Before sitting in zazen, I never fully recognised that I had a mind to place somewhere, let alone misplace. When sitting for extended periods with an experienced teacher, sentience became palpable. Like a fish slowly discovering water, I had occasional glimpses of mental awareness itself, as opposed to the contents of my mind. In my language, I was learning to see the screen, not the image. I thought of the Italian painters of the fourteenth century I had studied in art school, people like Giotto, who first recognised that the entire volume of space in the piazza they were painting was filled with light, even though they couldn’t see it.
In zendo, during fifty minutes of silent sitting in a room of solitary individuals, time opens up in an extraordinary way. Space becomes active; breath is its measure, and sound its dynamic form. The chirping of a little bird becomes an event of great magnitude. A minor itch, an unsettled stomach or a runny nose becomes either a curse or a blessing, depending on how we choose to reward it. Time as the clock tells it becomes irrelevant. Slow motion and high speed become relative terms, as does the notion of a “successful” meditation.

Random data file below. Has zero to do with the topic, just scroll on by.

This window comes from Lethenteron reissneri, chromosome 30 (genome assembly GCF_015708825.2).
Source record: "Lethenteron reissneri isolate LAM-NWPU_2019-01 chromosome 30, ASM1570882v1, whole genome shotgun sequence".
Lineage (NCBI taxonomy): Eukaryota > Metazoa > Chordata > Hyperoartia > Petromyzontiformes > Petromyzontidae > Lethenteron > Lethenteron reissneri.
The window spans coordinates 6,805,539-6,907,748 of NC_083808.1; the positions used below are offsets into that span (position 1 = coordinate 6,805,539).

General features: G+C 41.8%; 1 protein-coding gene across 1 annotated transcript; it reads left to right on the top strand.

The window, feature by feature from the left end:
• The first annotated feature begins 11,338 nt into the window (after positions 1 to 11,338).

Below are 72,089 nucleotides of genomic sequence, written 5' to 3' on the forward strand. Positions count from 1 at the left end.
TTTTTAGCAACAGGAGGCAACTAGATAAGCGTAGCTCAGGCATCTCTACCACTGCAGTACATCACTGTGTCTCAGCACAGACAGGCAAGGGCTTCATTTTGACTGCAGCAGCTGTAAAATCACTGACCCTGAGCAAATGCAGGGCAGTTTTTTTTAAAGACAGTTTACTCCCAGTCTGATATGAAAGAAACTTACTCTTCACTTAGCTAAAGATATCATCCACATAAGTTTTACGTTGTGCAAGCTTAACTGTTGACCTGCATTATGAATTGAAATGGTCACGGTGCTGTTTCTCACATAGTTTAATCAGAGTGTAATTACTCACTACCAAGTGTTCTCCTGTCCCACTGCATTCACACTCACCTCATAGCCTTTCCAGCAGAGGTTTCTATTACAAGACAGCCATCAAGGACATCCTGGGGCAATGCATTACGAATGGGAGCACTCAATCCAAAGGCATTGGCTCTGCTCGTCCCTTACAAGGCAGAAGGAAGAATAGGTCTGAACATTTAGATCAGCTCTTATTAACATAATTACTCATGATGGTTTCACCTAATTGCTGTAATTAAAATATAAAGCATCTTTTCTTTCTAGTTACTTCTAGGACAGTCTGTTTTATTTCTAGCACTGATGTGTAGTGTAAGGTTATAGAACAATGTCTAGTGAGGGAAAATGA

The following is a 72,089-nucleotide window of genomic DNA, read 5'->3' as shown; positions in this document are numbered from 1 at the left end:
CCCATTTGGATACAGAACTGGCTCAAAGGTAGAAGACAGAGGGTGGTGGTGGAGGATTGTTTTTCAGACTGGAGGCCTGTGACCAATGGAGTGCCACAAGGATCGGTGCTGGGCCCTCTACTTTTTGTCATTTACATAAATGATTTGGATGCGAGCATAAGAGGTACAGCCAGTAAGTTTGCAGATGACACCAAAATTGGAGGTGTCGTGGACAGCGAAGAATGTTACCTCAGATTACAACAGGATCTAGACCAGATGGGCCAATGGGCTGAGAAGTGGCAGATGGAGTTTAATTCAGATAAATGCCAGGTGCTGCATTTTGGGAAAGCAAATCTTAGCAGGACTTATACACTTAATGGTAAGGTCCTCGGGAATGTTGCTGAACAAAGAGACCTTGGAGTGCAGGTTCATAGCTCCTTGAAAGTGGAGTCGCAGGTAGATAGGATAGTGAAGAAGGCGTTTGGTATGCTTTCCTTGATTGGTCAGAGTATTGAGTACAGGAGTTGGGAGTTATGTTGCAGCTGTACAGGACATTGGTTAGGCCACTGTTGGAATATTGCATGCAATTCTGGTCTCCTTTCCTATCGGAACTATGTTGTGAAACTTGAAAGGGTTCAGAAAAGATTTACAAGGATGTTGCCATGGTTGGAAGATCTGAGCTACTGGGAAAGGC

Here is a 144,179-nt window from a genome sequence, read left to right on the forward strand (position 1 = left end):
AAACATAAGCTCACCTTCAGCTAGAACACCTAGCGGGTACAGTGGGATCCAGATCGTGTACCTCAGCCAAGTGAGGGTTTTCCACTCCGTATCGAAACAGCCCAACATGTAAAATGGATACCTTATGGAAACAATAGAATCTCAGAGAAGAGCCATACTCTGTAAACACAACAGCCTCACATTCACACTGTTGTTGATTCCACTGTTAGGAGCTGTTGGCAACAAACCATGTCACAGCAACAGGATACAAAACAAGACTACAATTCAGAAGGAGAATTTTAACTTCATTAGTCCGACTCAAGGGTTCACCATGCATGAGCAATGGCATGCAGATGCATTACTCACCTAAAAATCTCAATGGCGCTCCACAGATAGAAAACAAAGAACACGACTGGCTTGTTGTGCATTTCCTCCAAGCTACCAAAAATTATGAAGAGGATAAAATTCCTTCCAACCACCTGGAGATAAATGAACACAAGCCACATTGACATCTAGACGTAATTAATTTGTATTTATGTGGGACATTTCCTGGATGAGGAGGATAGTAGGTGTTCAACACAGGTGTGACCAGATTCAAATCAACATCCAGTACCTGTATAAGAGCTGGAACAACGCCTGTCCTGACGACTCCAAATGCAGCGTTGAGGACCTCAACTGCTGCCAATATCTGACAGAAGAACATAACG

One day out of the blue, Tanaka Sensei blurted out, “Buddha was not perfect!” Kira and I were shocked. My Christian upbringing was telling me that they would burn you in the Piazza della Signoria for a comment like that, but then I thought about what Tanaka was saying. We are all imperfect; this is why we try so hard. It is the knowledge of our imperfections, the realisation of suffering, that is the vital first step on the path. Prince Siddhartha was a failed son, never to be the successful, wealthy ruler, the inheritor of the family business, that his rich father hoped he would be. This drove him to seek enlightenment. As Rumi said, “The wound is the place where the Light enters you.”